10 — Lastly, do you have any specific goals for 2023?
The most important and clear goal is to get the artist visa in order to be able to stay and work in the U.S. Speaking of my artist goals, I would love to get my first DJ gig in 2023! I would also love to explore new music genres in my productions (like trip-hop or hard dark techno)! Finally, I have so many things I still have to explore and discover in terms of production, mixing sound design, etc. So, another very important goal is to just continue learning!
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Bubba Brothers Talk Last Summer And Tribal House EP ‘Basstribe’
Bubba Brothers continue to take the Electronic Dance music world by storm. Their latest release, ‘Basstribe’ was well received by listeners all over the world, marking a new milestone for the duo. Alongside impressive releases and powerful live shows, the duo recently celebrated their anniversary by playing at important venues all over the summer.
We found time to talk with them about their summer season, what they were up to and what was coming for them.
1 — Hello Bubba Brothers, how are you?
All good thanks. 😊
2 — Summer is now over, what have you been up to this past season?
This was a fantastic summer… we had great moments. A big thank you to all our fans all over the world.
3 — You released your EP ‘Basstribe’ around summertime, can you tell us more about what it was like working on this production?
It was really exciting; the timing was perfect and it was great to see and hear DJs playing the tracks live around the planet, so yes… ‘Basstribe’ was really fun. 😊
4 — Have you got any summer highlights?
So many… playing in Ibiza, having Oxia at our anniversary party, and sharing the decks… many good moments. And as said, we are very grateful for that.
5 — Which artists were on repeat for you during this summer?
Hahaha… great question! Tube and Berger, Dennis Ferrer, Kolsch, Themba, and many others. 😊
6 — Did you develop new projects or ideas during this season?
Yeah… just came back from Iceland, and a new track is already in the horizon. So, stay tuned! and also 2 finished tracks will be launched in a few weeks.
7 — What’s the last thing you learned over the summer?
To stay focused and humble. Keep your feet on the ground.
8 — Aside from performing, what other activities did you enjoy doing during the summer season?
Like any Portuguese, the beach and anything that involves the sea is our thing 😊 Missing summer already.
9 — What are you looking forward to doing next summer?
Playing in Europe as much as people book us and I hope they will do, a lot!
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Country-Pop Singer Taylor Sanders On New Song “Firecracker”
Taylor Sanders gained great popularity for her stunning renditions of hits by artists like Dolly Parton and Patsy Cline. Last month, she released her Country-Pop single “Firecracker,” whose lyrics put female empowerment at the forefront. Learn more about this song in our latest interview.
1 — First of all, what makes you smile, and what scares you the most when creating new music?
It makes me smile when I create a clever line or the lyrics just feel exactly right, then you know you’ve got something that really vibes.
At the same time, writing can also be scary from the uncertainty of effectively relaying my message where the listeners can understand. That’s why I love co-writing because I get to bounce ideas off others first.
2 — What are your goals in the music industry?
I want to perform at the Grand Ole Opry, go on a world tour, sell out the Madison Square Garden, write and record a theme song for a Marvel or Disney movie, have a number-one single, and win a Grammy!
3 — What do you enjoy the most about writing lyrics?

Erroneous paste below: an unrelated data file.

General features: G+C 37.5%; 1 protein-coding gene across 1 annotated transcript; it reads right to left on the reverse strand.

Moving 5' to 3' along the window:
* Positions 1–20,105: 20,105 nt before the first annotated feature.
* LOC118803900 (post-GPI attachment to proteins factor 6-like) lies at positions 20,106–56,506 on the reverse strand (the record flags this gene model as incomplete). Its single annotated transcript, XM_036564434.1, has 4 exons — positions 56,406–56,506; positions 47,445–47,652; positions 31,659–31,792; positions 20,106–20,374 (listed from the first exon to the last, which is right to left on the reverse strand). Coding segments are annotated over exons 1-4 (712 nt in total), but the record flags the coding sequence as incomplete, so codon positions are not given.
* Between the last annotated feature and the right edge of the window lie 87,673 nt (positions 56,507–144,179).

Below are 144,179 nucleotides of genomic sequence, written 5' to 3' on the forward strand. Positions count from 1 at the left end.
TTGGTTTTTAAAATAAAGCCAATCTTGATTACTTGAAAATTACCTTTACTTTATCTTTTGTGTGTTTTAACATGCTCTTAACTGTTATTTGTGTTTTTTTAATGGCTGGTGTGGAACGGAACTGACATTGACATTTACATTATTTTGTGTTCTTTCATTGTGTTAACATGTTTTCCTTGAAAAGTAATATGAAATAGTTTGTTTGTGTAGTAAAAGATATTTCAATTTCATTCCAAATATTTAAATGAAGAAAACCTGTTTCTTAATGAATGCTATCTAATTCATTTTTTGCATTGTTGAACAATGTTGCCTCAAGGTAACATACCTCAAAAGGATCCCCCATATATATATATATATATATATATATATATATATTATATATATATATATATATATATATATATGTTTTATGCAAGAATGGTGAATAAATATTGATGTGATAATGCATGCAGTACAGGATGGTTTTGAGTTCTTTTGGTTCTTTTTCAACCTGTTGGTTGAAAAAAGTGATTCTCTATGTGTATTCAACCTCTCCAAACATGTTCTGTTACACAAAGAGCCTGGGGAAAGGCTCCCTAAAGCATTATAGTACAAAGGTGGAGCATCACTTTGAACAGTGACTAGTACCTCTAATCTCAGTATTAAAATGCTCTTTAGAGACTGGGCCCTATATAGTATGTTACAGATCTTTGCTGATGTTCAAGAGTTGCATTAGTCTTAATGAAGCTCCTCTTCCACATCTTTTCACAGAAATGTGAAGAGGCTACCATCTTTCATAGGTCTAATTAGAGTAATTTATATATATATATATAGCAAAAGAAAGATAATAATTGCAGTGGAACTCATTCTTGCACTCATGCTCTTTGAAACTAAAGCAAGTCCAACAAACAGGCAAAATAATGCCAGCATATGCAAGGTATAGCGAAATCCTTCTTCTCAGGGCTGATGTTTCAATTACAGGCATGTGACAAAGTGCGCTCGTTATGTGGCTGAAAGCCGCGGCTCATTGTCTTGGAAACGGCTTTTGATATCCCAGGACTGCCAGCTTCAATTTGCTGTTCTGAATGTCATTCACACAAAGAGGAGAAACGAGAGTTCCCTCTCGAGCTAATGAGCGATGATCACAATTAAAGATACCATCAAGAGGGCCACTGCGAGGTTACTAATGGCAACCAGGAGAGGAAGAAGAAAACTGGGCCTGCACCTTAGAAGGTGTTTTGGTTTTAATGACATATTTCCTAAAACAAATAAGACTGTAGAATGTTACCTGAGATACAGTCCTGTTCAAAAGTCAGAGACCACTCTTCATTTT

My thoughts can roam free.
Almost my whole life! I started singing when I was 5. At the time, I sang the national anthem at my kindergarten graduation because my teacher noticed I was singing it in class, and she went to my mom to ask her if I would sing for our graduation and my mom didn’t even know I knew the song or could even sing. After that, my mom put me in vocal lessons when I was 8.
5 — What’s the inspiration behind your latest single “Firecracker”?
A.) I wanted to write a song about me and my personality to introduce myself to the music world and talk about self-confidence and letting your light shine.
B.) I wanted to tell a story of how my husband and I really met. We met at a pool party while in school and I realized he matched that ambitious energy I carry.
6 — What came first the vocals or melody?
“Firecracker” as a title was pretty much determined from the get-go. When I was introduced to the co-writers, they were like, “Wow, she’s a firecracker!” and I guess that felt good and stuck. It was kind of perfect. The lyrics and melody came together all at once. The producers and lyric writers were all in 1 room and we all fed off each other to push the song concomitantly.
7 – Tell us more about the top-notch team that was involved in the production of this single.
My cowriters and producers have written songs for Jennifer Lopez (“Waiting for Tonight”) and Celine Dion and Carrie Underwood. These are icons I looked up to and I couldn’t have asked for a better collaboration.
8 — If you could choose a location to perform your new track “Firecracker,” where would it be?
The Grand Ole Opry, of course. But then also I see it being performed at a big rockin’ New Year’s Eve party right before the ball drops at midnight. I can see it so vividly, all the lights and fireworks going on with the song as I sing “Light it up, light it up!” That would be epic!
I dedicate it to my husband, not only for inspiration but also because he is such a big supporter of my dreams and really wants me to succeed. He’s a northern boy and so when we first met, I told him I was moving to Nashville after school and if he wanted to be with me, he’d have to come along. So, he’s here riding this crazy roller coaster with me.
10 — Where do you see Taylor Sanders in the next 5 years?
I hope I’ve built up a community of people who can appreciate the art I’m putting out there and that it can help brighten and change lives. I want to be valuable to people and bring enjoyment into their lives during hard times. I also hope to get into acting as well, and for my personal life, I see myself starting a family.